On this day (13 March) in 1781 William Herschel discovered Uranus, the seventh planet from the Sun. Initially, he believed it to be a comet, but by 1783 Herschel accepted it as the first planet to be discovered since antiquity. The planet is too faint to see with the naked eye unless the location is exceptionally dark.
He was born in Hanover on 15 November 1738. After a period as a musician in the Hanoverian Military Band, Herschel emigrated to England When he was nineteen. After initially acting as a musician in Sunderland, Newcastle, Leeds and Halifax, he eventually moved to Bath and became organist at the Octagon Chapel. He became increasingly interested in astronomy, constructing his own telescope, with which he discovered Uranus.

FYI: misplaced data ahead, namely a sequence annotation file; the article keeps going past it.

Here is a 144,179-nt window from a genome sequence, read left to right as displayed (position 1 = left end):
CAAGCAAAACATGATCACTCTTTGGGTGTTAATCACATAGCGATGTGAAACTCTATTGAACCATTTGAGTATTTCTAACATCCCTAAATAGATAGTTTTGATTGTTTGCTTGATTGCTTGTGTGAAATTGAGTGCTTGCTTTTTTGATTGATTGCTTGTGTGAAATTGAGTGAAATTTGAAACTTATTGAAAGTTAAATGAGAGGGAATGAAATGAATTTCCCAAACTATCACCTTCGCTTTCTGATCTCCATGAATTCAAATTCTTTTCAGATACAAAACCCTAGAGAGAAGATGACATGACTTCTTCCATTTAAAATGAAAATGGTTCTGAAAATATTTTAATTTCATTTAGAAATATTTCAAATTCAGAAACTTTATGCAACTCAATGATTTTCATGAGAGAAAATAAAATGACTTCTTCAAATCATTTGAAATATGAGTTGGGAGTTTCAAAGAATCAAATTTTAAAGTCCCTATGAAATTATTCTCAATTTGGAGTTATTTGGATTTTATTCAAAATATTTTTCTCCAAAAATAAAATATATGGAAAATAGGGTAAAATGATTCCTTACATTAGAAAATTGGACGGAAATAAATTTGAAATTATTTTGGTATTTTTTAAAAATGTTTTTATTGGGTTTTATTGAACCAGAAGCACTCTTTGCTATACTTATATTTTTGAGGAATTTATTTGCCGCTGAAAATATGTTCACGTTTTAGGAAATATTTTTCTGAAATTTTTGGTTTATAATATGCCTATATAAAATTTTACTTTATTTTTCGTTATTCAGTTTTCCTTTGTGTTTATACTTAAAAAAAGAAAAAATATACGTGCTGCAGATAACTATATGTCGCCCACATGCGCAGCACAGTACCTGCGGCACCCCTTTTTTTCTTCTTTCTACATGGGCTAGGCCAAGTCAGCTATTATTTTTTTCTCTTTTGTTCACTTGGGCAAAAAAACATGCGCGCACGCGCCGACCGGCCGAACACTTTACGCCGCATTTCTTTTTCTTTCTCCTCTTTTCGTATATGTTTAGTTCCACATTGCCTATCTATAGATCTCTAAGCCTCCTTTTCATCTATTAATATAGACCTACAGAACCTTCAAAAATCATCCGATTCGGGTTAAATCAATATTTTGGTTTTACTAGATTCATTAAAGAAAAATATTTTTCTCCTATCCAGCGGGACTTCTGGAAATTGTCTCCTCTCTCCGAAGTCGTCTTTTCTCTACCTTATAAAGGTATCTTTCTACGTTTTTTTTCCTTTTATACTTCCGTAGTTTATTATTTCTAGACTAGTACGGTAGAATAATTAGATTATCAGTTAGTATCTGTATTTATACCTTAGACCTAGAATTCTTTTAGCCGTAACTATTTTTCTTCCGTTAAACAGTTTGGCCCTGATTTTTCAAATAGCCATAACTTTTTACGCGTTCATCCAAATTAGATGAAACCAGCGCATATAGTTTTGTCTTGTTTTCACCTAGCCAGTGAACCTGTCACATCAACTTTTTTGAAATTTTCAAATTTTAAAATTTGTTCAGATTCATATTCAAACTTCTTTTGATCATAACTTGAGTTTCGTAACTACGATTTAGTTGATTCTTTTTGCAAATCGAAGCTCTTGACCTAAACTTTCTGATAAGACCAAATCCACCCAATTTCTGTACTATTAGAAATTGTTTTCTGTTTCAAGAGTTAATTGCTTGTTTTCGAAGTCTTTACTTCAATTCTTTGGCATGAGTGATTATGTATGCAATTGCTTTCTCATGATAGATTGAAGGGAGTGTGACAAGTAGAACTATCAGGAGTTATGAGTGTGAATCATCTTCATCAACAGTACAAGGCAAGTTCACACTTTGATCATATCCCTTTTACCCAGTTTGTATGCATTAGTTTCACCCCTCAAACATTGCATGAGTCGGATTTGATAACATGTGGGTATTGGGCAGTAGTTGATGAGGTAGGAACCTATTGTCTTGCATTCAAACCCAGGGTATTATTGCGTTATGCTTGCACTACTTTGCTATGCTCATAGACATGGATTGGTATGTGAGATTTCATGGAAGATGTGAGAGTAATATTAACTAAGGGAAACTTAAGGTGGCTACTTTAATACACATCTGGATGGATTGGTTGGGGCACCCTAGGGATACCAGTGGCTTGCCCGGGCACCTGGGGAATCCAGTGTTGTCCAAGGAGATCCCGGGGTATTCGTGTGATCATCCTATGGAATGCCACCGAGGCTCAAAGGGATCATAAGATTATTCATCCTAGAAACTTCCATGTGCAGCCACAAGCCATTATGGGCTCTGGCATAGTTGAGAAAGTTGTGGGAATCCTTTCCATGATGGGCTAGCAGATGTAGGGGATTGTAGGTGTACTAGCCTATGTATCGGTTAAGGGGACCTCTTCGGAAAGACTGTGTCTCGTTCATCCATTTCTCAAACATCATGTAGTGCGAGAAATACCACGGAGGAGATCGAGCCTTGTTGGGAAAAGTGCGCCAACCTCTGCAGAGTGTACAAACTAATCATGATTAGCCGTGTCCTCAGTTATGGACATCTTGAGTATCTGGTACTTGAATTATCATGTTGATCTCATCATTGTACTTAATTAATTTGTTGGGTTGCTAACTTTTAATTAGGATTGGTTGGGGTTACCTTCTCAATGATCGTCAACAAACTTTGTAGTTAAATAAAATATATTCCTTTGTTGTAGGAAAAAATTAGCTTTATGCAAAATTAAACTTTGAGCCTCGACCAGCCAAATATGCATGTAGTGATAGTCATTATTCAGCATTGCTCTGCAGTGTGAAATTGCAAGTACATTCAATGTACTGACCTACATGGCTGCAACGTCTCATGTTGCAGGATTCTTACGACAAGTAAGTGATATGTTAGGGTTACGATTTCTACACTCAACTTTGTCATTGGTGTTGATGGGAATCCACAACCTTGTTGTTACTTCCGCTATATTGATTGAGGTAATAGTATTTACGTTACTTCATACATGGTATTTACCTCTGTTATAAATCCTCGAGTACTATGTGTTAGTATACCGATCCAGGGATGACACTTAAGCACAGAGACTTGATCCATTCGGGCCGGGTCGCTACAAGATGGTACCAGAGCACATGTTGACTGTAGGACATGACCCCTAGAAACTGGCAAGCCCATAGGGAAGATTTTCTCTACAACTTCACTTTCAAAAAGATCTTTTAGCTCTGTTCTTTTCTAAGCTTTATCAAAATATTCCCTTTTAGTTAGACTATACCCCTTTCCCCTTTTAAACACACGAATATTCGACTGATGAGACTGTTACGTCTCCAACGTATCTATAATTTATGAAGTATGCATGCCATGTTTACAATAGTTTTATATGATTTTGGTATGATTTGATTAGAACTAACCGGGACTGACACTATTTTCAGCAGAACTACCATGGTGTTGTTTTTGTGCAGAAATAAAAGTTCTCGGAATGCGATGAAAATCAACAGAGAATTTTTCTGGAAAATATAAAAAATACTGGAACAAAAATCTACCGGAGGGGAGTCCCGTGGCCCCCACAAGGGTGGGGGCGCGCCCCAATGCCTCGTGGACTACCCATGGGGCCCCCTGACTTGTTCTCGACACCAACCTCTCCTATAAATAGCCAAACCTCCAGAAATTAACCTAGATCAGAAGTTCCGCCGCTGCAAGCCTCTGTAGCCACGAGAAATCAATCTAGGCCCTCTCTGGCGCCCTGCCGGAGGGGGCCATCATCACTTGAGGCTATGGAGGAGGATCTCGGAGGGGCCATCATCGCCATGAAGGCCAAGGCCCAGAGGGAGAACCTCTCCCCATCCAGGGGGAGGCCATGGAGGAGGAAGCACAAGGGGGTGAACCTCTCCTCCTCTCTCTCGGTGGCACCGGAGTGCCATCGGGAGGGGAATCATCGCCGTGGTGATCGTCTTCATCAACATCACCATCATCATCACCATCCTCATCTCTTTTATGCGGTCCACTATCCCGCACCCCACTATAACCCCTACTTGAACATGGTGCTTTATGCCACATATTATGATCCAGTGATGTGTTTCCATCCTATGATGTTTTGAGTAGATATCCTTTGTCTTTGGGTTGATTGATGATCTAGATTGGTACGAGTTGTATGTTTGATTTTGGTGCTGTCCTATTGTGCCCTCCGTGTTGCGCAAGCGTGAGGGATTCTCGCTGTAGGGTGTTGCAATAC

Herschel later moved to Slough, where he continued his astronomical work and discoveries, assisted by his sister, Caroline, a considerable astronomer in her own right. He made many other discoveries, including infrared radiation. A crater on the Moon is named after him, as is minor planet 2000 Herschel.
Note: Much of the information in this blog post comes from this book.